Working paper no. 1995-18
The aging of the U.S. population coupled with heightened consumerism among those using the health care system have increased public and research interest in menopause. Despite these trends, we know little about the process of menstrual cessation. This paper reviews previous claims regarding secular trends in menopausal age by considering how menstrual cessations differ by type: (1) that due to surgical intervention such as hysterectomy, and (2) that due to “natural” (non-surgical) menopause.
Kaufert recommends that the experience of surgically-induced menopause (through the removal of the uterus and/or ovaries) be excluded from analyses of naturally-occurring menopause. However, analyses of menopause that exclude hysterectomized women are flawed, because such women constitute a high proportion of American women at mid-life. In 1992, 580,000 women had their uteri surgically removed, and cumulatively more than one-third of U.S. women will undergo this procedure by age sixty.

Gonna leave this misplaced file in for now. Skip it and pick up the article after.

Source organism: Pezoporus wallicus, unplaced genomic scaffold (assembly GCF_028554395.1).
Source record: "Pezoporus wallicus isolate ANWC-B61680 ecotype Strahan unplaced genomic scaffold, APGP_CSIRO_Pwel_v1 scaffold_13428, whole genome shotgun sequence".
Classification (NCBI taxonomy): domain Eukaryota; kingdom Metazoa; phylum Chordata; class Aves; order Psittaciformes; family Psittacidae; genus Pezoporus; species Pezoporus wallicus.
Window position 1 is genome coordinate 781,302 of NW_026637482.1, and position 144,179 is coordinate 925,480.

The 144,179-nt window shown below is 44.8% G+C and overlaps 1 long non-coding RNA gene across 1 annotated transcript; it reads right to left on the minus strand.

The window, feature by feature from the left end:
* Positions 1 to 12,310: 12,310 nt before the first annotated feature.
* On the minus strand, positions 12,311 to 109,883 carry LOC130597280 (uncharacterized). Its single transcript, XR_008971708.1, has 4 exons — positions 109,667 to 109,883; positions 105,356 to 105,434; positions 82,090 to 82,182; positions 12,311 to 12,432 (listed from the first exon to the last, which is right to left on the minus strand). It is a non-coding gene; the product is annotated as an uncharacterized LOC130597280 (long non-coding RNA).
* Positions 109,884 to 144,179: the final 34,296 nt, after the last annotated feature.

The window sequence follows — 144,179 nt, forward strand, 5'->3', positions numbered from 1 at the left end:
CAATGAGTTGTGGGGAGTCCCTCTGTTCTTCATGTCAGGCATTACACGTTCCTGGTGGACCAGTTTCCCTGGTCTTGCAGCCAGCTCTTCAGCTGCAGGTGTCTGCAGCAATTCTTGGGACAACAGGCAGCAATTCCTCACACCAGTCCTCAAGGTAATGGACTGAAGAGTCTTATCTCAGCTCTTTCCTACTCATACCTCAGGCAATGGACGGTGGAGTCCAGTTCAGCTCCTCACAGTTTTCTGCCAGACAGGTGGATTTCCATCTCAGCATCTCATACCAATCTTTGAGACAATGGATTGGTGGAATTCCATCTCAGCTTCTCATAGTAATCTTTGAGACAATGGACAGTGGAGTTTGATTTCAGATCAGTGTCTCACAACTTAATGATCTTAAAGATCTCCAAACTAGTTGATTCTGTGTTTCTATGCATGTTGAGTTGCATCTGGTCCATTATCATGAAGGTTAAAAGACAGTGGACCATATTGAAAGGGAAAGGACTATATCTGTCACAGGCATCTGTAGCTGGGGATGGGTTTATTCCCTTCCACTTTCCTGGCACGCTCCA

Competing risk survival analysis techniques are applied to model the shape of the underlying hazards for reproductive organ surgery versus “natural” menopause among 3506 mid-life women from the Wisconsin Longitudinal Study. Actuarial life table estimates and non-parametric Kaplan-Meier estimates are used as exploratory techniques. Weibull models are used to evaluate effects of a variety of possible correlates (including education, mental ability, occupation, family background, fertility experience, smoking behavior and hormone therapy). While socioeconomic parameters do contribute to observed differences in age at menstrual cessation, these factors operate through more proximate health-related behaviors (such as smoking in the case of natural menopause and fertility for surgical menopause).